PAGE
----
“It must have been a nightmare to begin with, not being able to sleep and not being able to have peace of mind,” said Lorenz. “He was very unstable. His mother said it. He said it. His providers have said it.”

Lorenz said Goodrich told him he thought his father was reaching for a gun when he shot him, which is the first time that theory has been floated during the trial.

Lorenz’s testimony was at odds with the opinion of Dr. Debra Baeder, a psychiatrist for the State Forensic Service, who testified Thursday that Goodrich made too many deliberate decisions — ranging from raising, cocking and firing a pistol at his father to going into hiding for three days after the shooting — to have been insane at the time of the crime.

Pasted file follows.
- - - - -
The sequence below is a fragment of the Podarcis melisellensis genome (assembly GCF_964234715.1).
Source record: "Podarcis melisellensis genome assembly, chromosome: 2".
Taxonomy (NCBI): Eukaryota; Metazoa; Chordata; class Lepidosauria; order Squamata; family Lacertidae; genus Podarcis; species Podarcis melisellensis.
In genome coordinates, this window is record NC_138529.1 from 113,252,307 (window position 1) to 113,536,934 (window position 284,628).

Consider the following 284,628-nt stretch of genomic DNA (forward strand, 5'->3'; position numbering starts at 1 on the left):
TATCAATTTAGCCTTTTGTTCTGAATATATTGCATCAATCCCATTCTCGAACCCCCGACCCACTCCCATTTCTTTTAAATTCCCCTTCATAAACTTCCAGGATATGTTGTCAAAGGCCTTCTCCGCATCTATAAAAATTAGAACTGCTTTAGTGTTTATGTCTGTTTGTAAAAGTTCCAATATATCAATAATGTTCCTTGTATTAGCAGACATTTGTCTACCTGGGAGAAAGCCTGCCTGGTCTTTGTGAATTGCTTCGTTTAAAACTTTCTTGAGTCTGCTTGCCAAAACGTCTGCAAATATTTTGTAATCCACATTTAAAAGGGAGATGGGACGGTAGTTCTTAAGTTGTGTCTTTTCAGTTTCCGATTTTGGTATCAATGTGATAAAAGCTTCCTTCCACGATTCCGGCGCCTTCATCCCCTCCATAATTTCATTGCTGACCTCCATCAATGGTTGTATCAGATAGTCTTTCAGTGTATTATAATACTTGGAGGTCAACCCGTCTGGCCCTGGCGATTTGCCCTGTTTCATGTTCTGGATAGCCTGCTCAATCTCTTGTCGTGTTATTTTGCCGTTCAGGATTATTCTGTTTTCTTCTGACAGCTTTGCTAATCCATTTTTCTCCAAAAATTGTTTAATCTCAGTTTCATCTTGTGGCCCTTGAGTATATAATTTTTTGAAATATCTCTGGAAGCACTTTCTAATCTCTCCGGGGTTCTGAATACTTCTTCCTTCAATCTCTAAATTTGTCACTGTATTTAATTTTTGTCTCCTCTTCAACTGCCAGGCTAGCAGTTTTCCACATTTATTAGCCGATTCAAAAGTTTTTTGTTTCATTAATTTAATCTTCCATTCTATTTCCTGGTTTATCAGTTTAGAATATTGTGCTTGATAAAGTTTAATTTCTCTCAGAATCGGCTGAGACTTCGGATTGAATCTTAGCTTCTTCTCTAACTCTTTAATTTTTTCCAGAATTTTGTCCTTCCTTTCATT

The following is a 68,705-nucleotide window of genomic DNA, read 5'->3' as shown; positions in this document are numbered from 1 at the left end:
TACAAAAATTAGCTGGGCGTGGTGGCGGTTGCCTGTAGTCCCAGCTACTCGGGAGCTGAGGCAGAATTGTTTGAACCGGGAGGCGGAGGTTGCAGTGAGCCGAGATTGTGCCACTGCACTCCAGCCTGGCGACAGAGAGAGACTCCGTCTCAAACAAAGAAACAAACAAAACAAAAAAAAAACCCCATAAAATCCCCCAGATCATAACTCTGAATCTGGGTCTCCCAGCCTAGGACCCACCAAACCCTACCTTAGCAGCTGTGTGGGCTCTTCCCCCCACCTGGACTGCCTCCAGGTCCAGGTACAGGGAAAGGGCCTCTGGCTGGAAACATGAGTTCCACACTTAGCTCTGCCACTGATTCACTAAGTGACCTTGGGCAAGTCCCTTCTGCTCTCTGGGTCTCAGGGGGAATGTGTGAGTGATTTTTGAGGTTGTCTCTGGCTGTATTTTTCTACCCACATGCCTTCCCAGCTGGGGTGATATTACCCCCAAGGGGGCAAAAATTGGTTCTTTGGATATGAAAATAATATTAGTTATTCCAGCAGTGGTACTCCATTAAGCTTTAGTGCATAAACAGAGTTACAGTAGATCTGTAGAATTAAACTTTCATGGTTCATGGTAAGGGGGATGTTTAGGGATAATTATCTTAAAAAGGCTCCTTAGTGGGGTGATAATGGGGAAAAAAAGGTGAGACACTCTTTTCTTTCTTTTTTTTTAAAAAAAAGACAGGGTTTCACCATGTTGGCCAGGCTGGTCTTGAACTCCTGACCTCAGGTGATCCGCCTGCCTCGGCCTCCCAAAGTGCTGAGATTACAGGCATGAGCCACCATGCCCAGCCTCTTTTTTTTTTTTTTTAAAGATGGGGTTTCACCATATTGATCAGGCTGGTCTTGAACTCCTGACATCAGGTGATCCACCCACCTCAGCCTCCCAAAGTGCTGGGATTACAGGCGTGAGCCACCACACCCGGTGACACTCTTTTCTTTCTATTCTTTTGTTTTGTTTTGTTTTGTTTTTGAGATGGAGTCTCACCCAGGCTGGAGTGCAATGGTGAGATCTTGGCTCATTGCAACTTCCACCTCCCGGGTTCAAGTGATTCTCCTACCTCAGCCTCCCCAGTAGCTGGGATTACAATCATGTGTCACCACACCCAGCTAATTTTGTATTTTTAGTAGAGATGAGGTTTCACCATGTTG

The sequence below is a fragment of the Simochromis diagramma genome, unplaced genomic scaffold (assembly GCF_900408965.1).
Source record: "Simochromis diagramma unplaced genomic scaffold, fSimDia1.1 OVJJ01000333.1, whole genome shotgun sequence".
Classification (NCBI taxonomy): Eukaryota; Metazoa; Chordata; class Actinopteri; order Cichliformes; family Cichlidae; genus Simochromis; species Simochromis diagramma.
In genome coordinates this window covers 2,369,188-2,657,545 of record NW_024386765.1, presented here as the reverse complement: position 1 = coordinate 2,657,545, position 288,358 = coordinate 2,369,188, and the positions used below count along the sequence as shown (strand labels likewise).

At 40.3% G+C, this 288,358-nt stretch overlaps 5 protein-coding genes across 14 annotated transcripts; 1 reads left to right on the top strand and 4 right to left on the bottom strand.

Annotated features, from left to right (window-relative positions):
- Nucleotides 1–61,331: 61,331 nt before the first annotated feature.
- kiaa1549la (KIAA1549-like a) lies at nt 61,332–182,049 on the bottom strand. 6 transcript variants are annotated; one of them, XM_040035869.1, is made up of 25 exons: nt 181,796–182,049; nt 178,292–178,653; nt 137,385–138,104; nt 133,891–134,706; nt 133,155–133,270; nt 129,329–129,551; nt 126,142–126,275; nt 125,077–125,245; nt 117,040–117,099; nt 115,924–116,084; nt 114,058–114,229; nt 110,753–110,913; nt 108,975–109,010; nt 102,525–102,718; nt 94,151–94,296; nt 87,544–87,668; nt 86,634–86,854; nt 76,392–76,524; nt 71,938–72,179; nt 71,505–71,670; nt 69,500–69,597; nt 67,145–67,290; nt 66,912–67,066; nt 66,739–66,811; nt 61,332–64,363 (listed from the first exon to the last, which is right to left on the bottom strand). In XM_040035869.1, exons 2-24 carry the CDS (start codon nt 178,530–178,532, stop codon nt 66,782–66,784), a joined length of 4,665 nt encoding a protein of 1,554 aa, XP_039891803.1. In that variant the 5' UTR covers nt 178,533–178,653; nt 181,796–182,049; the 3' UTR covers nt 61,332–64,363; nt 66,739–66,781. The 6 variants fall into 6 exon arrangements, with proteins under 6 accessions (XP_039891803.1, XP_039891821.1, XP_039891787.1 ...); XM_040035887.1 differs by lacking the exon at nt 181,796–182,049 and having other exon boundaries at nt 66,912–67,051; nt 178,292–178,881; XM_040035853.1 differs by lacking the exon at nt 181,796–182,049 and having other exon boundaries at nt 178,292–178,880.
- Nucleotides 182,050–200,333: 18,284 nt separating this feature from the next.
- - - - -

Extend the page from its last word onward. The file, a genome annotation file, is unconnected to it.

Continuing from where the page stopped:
Lorenz may have been Silverstein’s final witness, though Silverstein declined to say that definitively  to reporters after Monday’s proceedings. Asked whether he would put Goodrich on the stand, Silverstein said Goodrich doesn’t want to.

“It’s his decision,” said Silverstein, who would not say whether he favored putting his client on the stand.

Superior Court Justice William Anderson, who is presiding over the trial, told jurors that he expected closing arguments to be finished by noontime Tuesday. If Goodrich Jr. is found guilty, a second phase of the trial would explore whether he was insane at the time of the alleged crimes.